Games from the 8 and 16 bit era have the benefit of the modern indie scene to help us with their dated graphics; indie games often use deliberately retro graphics to evoke that bygone time. Even the simple controllers won't hold these games back because modern games like Super Hexagon, Super Meat Boy, and Jamestown use enough buttons to fit on a NES pad. So are the games from that era actually fun? To my mind, yes. I was able to play a NES game I had never played before: Mike Tyson's Punch Out. The game was fast and smooth, with comfortable controls and a sharp visual style. The boxing matches played out like rhythmic puzzles, forcing me to learn when to dodge and when to strike to win. Without personal nostalgia for a game as a factor, I went back to a game from the 80s and genuinely enjoyed it.
Early 3D games have it hardest, being generally ugly by any standard and being the guinea pigs to figure out how to control games in a 3D space. We can talk about how Final Fantasy VII has ugly 3D models against realistic painted backgrounds or the awkward cameras of every 3D platformer on the market. I was 5 when the N64 came out, so this part is going to be steeped in nostalgia. Two of my favorite games were Star Fox 64 and Perfect Dark for the Nintendo 64. Both games are regarded as must-plays for the console but my drive down memory lane was revealing: I don't like Perfect Dark anymore.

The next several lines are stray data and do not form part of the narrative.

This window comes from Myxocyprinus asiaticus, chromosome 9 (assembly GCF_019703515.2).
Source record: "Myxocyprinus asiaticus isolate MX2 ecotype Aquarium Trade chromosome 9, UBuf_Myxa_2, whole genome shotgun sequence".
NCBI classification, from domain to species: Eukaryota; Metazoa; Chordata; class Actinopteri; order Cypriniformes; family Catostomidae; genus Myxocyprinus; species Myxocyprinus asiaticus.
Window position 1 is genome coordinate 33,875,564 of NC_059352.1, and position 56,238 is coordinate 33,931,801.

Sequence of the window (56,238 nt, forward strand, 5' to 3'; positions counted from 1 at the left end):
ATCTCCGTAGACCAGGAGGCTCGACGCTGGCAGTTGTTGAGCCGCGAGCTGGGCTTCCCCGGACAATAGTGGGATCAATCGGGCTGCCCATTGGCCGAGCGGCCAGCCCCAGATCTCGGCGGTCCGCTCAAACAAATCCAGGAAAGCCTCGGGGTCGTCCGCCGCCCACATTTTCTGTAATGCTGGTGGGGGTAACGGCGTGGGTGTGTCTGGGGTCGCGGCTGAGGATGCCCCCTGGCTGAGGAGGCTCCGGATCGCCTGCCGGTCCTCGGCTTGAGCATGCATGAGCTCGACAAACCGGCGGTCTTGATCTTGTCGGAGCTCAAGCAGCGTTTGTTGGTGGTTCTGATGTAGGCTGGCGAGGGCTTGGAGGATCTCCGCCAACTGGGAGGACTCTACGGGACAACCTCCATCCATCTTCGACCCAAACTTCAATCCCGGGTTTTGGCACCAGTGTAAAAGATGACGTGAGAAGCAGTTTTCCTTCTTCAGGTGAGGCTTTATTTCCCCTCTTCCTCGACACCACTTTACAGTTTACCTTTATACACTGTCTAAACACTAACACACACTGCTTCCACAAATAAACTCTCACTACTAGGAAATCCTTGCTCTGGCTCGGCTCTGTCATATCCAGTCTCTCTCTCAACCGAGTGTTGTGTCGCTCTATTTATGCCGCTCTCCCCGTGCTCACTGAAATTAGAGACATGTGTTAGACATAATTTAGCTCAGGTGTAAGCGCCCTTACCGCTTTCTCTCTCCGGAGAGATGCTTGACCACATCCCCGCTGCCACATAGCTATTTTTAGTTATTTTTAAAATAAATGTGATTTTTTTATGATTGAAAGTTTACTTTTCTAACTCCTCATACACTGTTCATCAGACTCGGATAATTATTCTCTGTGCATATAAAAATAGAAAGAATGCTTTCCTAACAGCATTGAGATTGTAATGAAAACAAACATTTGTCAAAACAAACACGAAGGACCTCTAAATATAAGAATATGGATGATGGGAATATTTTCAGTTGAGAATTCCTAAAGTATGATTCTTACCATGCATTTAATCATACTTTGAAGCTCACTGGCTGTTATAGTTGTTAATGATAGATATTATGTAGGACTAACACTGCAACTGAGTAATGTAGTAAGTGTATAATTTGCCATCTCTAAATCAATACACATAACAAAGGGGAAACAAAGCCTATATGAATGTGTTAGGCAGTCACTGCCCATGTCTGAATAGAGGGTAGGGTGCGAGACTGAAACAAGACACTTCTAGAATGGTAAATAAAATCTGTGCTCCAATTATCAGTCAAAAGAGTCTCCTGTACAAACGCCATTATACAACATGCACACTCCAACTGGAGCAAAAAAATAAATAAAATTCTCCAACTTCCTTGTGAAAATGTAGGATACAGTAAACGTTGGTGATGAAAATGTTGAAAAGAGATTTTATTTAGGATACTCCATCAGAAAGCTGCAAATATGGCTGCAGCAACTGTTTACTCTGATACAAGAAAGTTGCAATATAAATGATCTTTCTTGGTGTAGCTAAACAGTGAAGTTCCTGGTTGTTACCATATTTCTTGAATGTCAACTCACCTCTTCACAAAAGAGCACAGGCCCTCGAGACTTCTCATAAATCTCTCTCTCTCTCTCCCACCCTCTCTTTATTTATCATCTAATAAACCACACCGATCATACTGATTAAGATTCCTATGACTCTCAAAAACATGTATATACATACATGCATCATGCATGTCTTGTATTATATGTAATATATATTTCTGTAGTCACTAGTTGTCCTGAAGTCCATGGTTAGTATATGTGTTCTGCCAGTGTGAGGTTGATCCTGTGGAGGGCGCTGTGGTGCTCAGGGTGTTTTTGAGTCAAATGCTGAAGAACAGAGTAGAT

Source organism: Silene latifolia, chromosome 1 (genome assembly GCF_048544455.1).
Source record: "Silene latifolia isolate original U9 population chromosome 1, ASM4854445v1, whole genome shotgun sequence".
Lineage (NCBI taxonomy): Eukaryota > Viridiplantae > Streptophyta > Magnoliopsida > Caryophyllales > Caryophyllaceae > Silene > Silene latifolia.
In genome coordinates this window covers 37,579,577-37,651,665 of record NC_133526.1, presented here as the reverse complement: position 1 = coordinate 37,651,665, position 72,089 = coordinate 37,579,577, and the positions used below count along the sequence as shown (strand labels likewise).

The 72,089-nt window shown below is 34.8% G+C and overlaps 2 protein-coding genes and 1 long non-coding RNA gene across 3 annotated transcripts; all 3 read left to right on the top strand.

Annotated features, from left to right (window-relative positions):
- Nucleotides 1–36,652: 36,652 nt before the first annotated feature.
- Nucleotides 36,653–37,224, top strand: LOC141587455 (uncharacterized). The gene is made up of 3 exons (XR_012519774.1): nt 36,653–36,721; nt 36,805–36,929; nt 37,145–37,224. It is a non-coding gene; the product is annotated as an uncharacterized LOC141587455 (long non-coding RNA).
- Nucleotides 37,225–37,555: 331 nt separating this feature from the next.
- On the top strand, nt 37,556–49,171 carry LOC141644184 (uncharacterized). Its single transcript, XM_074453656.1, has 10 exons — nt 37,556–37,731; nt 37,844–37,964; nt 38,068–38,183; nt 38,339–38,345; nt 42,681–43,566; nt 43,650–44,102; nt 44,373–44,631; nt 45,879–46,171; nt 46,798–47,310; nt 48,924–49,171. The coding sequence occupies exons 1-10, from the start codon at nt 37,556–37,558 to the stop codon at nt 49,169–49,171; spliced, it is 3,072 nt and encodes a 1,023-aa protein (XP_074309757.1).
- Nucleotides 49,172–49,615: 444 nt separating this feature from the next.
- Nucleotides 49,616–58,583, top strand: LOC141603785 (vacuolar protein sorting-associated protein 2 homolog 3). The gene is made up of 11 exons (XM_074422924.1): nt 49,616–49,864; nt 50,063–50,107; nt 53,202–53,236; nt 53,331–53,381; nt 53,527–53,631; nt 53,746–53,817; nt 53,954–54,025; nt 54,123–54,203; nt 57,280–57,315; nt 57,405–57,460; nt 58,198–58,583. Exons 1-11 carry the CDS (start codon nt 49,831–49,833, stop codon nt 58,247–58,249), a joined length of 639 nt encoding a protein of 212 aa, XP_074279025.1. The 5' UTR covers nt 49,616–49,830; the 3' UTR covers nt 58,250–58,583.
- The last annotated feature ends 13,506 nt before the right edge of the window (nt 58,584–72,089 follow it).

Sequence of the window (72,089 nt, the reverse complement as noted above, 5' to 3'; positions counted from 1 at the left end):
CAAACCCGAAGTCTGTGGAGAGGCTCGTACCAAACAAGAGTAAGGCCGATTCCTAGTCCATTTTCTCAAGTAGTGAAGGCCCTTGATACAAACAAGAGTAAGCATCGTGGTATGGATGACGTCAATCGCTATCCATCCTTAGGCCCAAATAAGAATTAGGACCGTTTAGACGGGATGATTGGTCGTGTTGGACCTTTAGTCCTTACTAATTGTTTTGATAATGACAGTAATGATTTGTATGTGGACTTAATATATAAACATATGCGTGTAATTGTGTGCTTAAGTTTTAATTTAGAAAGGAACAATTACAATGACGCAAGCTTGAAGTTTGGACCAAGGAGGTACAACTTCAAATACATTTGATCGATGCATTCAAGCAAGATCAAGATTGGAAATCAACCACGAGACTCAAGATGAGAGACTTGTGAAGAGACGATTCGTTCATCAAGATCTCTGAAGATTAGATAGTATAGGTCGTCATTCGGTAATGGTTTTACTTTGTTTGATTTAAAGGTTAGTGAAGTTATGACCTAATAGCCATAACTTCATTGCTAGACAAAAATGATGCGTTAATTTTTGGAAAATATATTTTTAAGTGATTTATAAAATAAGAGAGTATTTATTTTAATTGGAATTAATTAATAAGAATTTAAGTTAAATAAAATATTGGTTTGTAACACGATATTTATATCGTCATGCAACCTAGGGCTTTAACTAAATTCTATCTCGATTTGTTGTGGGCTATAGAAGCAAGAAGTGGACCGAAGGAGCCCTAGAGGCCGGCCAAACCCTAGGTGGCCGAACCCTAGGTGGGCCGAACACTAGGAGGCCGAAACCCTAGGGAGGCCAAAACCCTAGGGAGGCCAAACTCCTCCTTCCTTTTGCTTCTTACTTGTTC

Early 3D games had it rough. Point made.
Let's face the facts. Both of these games have a lot of ideas that are amazing by any standard. I love that Star Fox rewards skilled players with secret levels and branching mission paths that reveal more of the story. Nintendo doesn't even condemn less skilled playes to a worse experience. The game still looks really good, mostly because its cast consists of anthropomorphic characters and the gameplay mostly shows spaceships. As a matter of fact, Star Fox 64 is one of my favorite games of all time, one that I still go back to an thoroughly enjoy. I've even learned new things about its story, making the game better than I remember it!